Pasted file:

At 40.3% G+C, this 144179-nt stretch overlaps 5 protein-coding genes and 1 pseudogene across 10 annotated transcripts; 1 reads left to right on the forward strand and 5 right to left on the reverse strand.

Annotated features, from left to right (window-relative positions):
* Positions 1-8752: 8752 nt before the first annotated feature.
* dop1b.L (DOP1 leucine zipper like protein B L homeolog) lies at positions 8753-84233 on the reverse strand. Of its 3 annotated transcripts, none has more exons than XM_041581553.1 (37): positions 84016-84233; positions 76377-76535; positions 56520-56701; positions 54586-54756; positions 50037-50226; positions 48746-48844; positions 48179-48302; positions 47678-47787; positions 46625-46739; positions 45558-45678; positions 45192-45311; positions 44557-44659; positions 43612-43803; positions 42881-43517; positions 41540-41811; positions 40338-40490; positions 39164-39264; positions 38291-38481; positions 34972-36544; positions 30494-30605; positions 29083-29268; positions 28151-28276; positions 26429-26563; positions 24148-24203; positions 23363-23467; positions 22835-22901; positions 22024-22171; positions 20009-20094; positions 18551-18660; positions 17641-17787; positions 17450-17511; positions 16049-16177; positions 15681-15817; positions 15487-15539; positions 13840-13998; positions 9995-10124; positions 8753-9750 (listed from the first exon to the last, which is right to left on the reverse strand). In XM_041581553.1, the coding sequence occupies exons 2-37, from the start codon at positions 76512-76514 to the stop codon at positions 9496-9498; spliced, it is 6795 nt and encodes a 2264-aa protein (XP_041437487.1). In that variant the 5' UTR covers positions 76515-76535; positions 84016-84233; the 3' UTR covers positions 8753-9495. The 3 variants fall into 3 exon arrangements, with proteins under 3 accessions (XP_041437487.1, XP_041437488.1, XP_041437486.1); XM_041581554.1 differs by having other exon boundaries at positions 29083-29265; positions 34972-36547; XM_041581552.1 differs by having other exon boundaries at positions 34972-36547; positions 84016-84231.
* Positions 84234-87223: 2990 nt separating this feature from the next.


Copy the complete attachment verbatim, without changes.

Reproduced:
At 40.3% G+C, this 144179-nt stretch overlaps 5 protein-coding genes and 1 pseudogene across 10 annotated transcripts; 1 reads left to right on the forward strand and 5 right to left on the reverse strand.

Annotated features, from left to right (window-relative positions):
* Positions 1-8752: 8752 nt before the first annotated feature.
* dop1b.L (DOP1 leucine zipper like protein B L homeolog) lies at positions 8753-84233 on the reverse strand. Of its 3 annotated transcripts, none has more exons than XM_041581553.1 (37): positions 84016-84233; positions 76377-76535; positions 56520-56701; positions 54586-54756; positions 50037-50226; positions 48746-48844; positions 48179-48302; positions 47678-47787; positions 46625-46739; positions 45558-45678; positions 45192-45311; positions 44557-44659; positions 43612-43803; positions 42881-43517; positions 41540-41811; positions 40338-40490; positions 39164-39264; positions 38291-38481; positions 34972-36544; positions 30494-30605; positions 29083-29268; positions 28151-28276; positions 26429-26563; positions 24148-24203; positions 23363-23467; positions 22835-22901; positions 22024-22171; positions 20009-20094; positions 18551-18660; positions 17641-17787; positions 17450-17511; positions 16049-16177; positions 15681-15817; positions 15487-15539; positions 13840-13998; positions 9995-10124; positions 8753-9750 (listed from the first exon to the last, which is right to left on the reverse strand). In XM_041581553.1, the coding sequence occupies exons 2-37, from the start codon at positions 76512-76514 to the stop codon at positions 9496-9498; spliced, it is 6795 nt and encodes a 2264-aa protein (XP_041437487.1). In that variant the 5' UTR covers positions 76515-76535; positions 84016-84233; the 3' UTR covers positions 8753-9495. The 3 variants fall into 3 exon arrangements, with proteins under 3 accessions (XP_041437487.1, XP_041437488.1, XP_041437486.1); XM_041581554.1 differs by having other exon boundaries at positions 29083-29265; positions 34972-36547; XM_041581552.1 differs by having other exon boundaries at positions 34972-36547; positions 84016-84231.
* Positions 84234-87223: 2990 nt separating this feature from the next.